Lip ulcers are a common malady among humans that also occur in cats. But how do you treat them safely?
Kathy, mouth ulcers are relatively rare in cats, so there hasn't been a lot of attention paid to the problem by veterinary researchers. Treatment usually depends on the causes, which can range from viruses to dental disease.
The first thing you can do is to keep Miss Kitty's teeth clean. Regular brushing with a feline toothpaste and cleanings by your veterinarian can help. If the condition becomes extreme, some vets even go so far as to recommend removing the teeth in order to get this problem under control. Thankfully, it doesn't sound like Miss Kitty is at that point just yet.
The steroid that you're using now basically suppresses the body's immune response in order to minimize the ulceration. We’re not fans of long term steroid use. Take a look at cleaning up Miss Kitty's diet. You need to make sure she's eating whole foods with few additives. Ingredients like fish, meat by-products, wheat gluten, and corn starch are all no-nos that can contribute to the presence of ulcerations as the body is trying to get rid of toxins. Take a look at our food recommendations here.
You can also help Miss Kitty by reducing stress in her environment. That includes making sure she has safe places to retreat to where she won’t be bothered (not even by you) as well as cleaning spots ourside where “intruder” cats have marked Miss Kitty’s territory. She can smell it even if you don’t and those scent markers can certainly stress her out. A good enzymatic cleaner will help. If you’re not sure whether or not a neighboring cat has been scent marking your home, you can check at night with a black light flashlight. The spray shows up as a bright neon in the black light.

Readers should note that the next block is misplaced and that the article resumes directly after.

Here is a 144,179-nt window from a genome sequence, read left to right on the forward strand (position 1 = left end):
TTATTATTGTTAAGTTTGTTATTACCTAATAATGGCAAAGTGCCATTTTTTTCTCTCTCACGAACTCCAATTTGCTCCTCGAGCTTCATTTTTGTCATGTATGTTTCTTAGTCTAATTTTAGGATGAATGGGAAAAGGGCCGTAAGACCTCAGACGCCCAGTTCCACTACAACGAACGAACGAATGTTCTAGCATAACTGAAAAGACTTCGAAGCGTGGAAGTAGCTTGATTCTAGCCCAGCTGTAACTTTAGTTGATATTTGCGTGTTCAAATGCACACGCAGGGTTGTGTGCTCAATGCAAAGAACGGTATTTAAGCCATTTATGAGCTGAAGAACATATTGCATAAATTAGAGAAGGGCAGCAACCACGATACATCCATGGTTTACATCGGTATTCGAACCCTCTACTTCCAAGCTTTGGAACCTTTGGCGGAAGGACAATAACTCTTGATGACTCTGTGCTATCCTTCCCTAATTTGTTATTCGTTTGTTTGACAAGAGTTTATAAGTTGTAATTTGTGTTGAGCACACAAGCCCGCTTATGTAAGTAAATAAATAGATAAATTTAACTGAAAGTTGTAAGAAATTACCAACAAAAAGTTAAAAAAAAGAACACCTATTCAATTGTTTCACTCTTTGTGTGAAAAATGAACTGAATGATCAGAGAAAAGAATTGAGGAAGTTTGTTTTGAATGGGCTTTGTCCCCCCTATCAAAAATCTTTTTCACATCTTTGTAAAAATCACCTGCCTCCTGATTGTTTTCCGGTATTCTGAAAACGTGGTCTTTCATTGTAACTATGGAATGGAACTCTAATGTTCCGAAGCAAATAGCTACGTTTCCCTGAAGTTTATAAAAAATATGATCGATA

One other thing you can do to help de-stress Miss Kitty is to remove potential irritants like fleas and other parasites. You can see our flea control recommendations here.
There are a couple of supplements you can add to Miss Kitty's diet which may help. Of course, you'll want to discuss these with your vet. We recommend the addition of an omega-3 fatty acid to Miss Kitty’s diet in the form of fish oil. The best product is a krill oil spray from Mercola Pets. It can be purchased from the Amazon link above but it may be available at a lower price directly from Mercola Pets.
If the Mercola product is a little too expensive, a good alternative is fish oil from Deley Naturals.
We've also seen great results from adding an edible clay to the diet. To use this, simply add 1/8 teaspoon of Terramin edible clay to Miss Kitty’s diet daily. It's available at health food stores and also at Amazon.
Good luck, Kathy, and thank you for taking the time to look for alternatives to steroids. If you can manage Miss Kitty's symptoms without them, she'll live a longer and happier life!